Agreed -- that's pretty similar to quiz question #2, no?

  • Lawrence

    Why can't I add enter a value when I am stepping in during debugging?

  • NotJoeRogan

    Hello Alex or Nas,

    Let's say that I enter a breakpoint at line 7 of the program in the first question, and for the number I enter 4. Why is it that when I hover my cursor over all of the x variables throughout the entire program, they show a value of 4?


    • Alex

      When you hover over a variable, the debugger will show you the _current_ value for that variable, not the value the variable might have wherever you are hovering. This can be misleading the variable had a different value at the point you're hovering

      To do otherwise would require the debugger to remember what values every variable had at every point in the program, which would be significantly more complex, and potentially misleading in other ways (you might think you're seeing the current value when you aren't).

  • Maura

    Please better explain on Question #3 why the answer for the call stack is

    and not instead

    • Jason

      Because when the stack reaches function b, it begins it execution.

      First it reaches the call to function c.
      At this point the stack is c/b/a/main.
      However c does not make any calls and fully resolves itself.
      At which it returns to the next object in the stack b, and moves on to the call to function d.
      Thus the stack is d/b/a/main

    • Alex

      main calls a()
      a calls b()
      b calls c()
      c terminates
      b calls d()
      At this point we've hit our breakpoint.

      Working backwards, the functions still in memory are:

      c isn't in the list because it terminated and was removed from the call stack before d was called.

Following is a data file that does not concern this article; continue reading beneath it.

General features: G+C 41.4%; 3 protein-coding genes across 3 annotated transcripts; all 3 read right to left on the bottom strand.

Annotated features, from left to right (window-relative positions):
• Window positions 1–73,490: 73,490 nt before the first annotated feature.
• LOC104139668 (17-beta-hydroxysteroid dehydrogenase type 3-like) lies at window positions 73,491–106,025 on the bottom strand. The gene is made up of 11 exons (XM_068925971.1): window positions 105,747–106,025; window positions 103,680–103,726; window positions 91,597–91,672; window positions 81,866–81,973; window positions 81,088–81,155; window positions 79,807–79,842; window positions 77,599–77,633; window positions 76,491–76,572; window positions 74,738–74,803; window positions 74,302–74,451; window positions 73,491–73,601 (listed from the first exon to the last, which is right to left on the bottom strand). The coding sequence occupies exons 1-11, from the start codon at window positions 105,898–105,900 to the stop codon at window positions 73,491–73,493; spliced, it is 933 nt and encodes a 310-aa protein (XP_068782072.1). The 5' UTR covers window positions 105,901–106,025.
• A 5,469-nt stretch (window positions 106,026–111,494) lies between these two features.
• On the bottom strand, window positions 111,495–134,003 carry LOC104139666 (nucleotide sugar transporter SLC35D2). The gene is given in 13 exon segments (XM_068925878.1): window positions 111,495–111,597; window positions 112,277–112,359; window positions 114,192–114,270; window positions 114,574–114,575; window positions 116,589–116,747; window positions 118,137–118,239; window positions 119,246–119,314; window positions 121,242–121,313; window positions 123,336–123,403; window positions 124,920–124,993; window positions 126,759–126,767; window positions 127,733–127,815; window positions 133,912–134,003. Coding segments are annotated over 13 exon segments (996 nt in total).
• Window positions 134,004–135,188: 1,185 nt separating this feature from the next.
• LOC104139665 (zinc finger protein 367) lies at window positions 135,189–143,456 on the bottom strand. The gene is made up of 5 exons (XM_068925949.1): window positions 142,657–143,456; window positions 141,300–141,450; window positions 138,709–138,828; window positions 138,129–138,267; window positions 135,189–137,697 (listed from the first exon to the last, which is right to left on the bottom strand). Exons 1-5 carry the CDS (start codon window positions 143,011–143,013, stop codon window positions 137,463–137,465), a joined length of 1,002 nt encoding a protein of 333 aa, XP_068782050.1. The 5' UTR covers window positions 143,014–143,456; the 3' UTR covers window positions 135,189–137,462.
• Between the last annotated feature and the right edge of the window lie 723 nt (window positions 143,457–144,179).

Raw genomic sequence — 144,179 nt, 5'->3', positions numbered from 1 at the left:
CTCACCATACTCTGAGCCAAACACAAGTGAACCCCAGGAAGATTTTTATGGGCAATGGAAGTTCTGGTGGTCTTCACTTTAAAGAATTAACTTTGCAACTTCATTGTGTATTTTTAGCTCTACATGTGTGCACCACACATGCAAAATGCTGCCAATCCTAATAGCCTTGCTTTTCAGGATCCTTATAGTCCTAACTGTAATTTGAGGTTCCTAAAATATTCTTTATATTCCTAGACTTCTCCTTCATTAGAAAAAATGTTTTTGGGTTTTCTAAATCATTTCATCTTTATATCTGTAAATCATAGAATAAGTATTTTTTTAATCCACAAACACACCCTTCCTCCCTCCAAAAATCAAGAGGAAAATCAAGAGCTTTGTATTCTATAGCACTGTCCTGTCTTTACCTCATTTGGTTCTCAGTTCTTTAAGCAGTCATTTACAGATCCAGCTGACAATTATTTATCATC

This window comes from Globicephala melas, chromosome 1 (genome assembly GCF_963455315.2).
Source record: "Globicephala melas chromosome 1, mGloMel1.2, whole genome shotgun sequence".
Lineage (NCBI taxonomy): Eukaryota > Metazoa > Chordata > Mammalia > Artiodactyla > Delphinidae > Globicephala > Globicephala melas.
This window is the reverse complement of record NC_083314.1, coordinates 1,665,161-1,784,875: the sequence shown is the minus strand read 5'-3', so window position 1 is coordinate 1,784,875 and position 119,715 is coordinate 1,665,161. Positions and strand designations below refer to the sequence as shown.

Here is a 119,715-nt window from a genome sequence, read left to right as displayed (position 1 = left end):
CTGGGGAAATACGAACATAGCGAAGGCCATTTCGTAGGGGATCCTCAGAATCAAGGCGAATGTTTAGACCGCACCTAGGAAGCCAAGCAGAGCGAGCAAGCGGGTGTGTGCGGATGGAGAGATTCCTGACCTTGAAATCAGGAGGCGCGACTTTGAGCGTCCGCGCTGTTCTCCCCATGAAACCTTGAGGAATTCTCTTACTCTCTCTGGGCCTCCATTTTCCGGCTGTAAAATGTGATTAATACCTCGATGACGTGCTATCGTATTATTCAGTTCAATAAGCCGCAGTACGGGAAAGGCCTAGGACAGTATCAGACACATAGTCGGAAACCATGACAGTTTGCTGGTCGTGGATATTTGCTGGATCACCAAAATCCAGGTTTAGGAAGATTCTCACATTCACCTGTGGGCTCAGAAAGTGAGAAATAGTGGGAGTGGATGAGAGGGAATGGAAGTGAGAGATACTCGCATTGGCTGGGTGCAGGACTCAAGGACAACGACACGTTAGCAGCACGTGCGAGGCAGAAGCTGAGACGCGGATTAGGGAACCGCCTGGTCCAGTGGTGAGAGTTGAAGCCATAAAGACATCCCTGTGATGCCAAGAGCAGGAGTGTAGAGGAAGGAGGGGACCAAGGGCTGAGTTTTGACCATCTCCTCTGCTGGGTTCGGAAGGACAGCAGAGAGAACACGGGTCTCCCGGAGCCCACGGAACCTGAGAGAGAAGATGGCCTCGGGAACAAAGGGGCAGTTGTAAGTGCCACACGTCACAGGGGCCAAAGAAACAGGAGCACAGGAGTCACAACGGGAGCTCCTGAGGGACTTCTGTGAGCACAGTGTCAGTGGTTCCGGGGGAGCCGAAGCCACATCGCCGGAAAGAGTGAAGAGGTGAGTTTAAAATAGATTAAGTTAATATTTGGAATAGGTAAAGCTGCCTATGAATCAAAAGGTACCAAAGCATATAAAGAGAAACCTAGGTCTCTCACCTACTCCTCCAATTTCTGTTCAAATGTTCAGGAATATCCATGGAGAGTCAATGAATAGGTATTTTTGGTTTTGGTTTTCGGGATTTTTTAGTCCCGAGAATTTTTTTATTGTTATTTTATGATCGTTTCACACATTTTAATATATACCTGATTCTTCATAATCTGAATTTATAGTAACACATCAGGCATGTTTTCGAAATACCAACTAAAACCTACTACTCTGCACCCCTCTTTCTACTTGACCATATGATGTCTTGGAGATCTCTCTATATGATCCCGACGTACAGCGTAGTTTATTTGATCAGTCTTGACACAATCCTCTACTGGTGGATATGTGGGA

• John Doe

    What about leveraging your example of function argument order of evaluation issues in chapter 2.3? It would be a weird scenario but would force the user to step through while debugging and see the flow issues in their stack. Testing in visual studio and gcc, this processed right to left, but clang did left to right.

    • Alex

      Good thought! However, the program would only manifest the problem on some machines and not others, making it a hard one to debug on machines that didn't exhibit the issue.

    • pzs

      Hi, this example worked very well for me, thank you! I have had some fun debugging and fixing it, but I have several questions if you don't mind answering:

      1) At the end of line 4, why did you use "\n" instead of '\n', is there a difference?

      2) Line 15, why is the return value inside of parentheses? It still works without them.

      3) Why is void used for int main()? I read about it, it is said that in C++, there is no difference between int main() and int main(void), but there is difference in C where it restricts the function to take any argument. Is that the case?